I built my whole college experience around a plan to go to graduate school right after I completed my bachelor’s degree in psychology. Achieving that dream has been filled with challenges and many ups and downs.

You see, I have dyscalculia, a math learning disability. This disability requires me to be an advocate for myself in both school and life.

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The Power of Partnerships

NOTE: October is National Disability Employment Awareness Month

Ethan - Photo 2

By Chris Pope, OSERS RSA, and Kathy West-Evans, CSAVR

Partnerships between state vocational rehabilitation (VR) agencies and the private sector have helped individuals with disabilities served by state VR agencies to meet their career goals.

Ethan, a young man with Autism, secured a paid internship with HP Inc. last spring thanks in part to a partnership between the Council of State Administrators of Vocational Rehabilitation’s (CSAVR) National Employment Team (NET), Michigan Rehabilitation Services (MRS), and Michigan Technological University (MTU).

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Vocational Rehabilitation Success Stories from the Sunshine State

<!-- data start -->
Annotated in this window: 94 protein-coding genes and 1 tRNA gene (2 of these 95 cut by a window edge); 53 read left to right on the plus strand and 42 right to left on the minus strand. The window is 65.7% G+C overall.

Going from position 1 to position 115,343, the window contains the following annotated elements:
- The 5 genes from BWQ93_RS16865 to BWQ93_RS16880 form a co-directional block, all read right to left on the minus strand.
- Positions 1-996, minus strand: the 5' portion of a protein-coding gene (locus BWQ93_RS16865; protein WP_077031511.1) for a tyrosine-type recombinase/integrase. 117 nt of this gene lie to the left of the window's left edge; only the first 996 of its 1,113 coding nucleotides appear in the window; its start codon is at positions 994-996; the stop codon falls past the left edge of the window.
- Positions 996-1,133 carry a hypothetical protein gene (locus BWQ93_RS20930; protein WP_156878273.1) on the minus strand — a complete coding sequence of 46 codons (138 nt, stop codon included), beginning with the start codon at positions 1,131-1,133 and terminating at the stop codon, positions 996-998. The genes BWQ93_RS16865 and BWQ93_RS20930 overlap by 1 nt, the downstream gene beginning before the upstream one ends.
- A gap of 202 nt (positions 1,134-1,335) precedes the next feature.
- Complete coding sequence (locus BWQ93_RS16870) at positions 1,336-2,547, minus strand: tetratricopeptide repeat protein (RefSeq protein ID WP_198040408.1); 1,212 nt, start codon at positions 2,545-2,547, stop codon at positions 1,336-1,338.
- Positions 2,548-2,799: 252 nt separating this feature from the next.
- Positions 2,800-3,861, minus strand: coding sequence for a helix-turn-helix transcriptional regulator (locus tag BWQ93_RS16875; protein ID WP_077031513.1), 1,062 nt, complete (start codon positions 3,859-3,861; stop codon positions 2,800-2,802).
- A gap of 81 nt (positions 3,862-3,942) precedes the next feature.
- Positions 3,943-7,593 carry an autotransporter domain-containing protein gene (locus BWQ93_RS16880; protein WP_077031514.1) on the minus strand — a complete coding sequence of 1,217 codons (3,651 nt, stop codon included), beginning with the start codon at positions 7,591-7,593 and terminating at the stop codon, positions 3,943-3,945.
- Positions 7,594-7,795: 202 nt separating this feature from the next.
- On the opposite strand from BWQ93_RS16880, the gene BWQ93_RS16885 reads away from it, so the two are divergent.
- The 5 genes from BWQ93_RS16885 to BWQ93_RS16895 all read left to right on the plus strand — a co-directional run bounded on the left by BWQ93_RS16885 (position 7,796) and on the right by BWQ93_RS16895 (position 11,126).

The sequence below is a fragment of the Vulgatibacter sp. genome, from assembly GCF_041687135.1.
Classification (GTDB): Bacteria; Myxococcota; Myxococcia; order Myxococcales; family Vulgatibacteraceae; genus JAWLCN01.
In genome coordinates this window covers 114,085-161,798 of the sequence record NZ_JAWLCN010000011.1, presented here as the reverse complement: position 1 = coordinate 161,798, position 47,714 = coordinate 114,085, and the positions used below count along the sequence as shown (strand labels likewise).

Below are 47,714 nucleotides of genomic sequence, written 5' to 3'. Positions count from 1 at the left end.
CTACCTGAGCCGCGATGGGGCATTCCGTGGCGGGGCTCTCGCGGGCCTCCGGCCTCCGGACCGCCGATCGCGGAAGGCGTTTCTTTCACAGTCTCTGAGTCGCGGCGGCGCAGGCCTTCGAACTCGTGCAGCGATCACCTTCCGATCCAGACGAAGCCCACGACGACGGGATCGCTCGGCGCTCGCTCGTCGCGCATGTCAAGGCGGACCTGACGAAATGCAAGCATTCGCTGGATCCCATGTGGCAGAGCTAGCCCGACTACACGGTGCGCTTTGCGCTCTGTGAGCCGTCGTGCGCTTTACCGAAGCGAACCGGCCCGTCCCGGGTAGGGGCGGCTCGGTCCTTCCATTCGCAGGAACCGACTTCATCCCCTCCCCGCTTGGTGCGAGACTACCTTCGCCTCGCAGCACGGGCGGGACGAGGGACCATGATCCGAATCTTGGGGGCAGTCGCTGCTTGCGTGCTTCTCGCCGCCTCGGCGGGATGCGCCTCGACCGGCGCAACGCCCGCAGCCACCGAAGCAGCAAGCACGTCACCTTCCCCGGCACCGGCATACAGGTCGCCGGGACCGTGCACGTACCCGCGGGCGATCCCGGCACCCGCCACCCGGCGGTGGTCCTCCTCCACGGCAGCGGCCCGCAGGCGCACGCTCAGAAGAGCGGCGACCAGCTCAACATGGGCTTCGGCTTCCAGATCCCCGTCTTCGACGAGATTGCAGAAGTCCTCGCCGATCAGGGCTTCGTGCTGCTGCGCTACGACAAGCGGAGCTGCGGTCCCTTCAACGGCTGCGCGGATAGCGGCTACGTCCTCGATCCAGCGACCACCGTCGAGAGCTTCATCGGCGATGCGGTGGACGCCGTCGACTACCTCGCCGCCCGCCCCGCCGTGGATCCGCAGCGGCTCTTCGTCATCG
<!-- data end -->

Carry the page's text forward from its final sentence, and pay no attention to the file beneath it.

Note: October is National Disability Employment Awareness Month

Florida’s Division of Vocational Rehabilitation within the Florida Department of Education offers various vocational rehabilitation (VR) services to Florida customers.

This division has helped clients find jobs including services, technical and professional positions, self-employment, business start-up, and others positions across the state.

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Ruby’s Story: Inclusion, Self-Advocacy, and a Future that Could Include College

Note:  October is Down Syndrome Awareness Month

Ruby stands on stage with a microphone waving to the crowd during NW Buddy Fest 2018

Ruby stands on stage with a microphone waving to the crowd during NW Buddy Fest 2018

By Maria Rangel, Ruby’s mother

My daughter Ruby and I share a love for taking pictures on our phones and capturing memories. We have hundreds of photos of things we did this summer.

One morning as she was getting ready to go to her first day of eighth grade, she asked me to print some pictures on her phone, I said “no, later when you come back from school.”

She then insisted.

“Now for school. Share,” she said.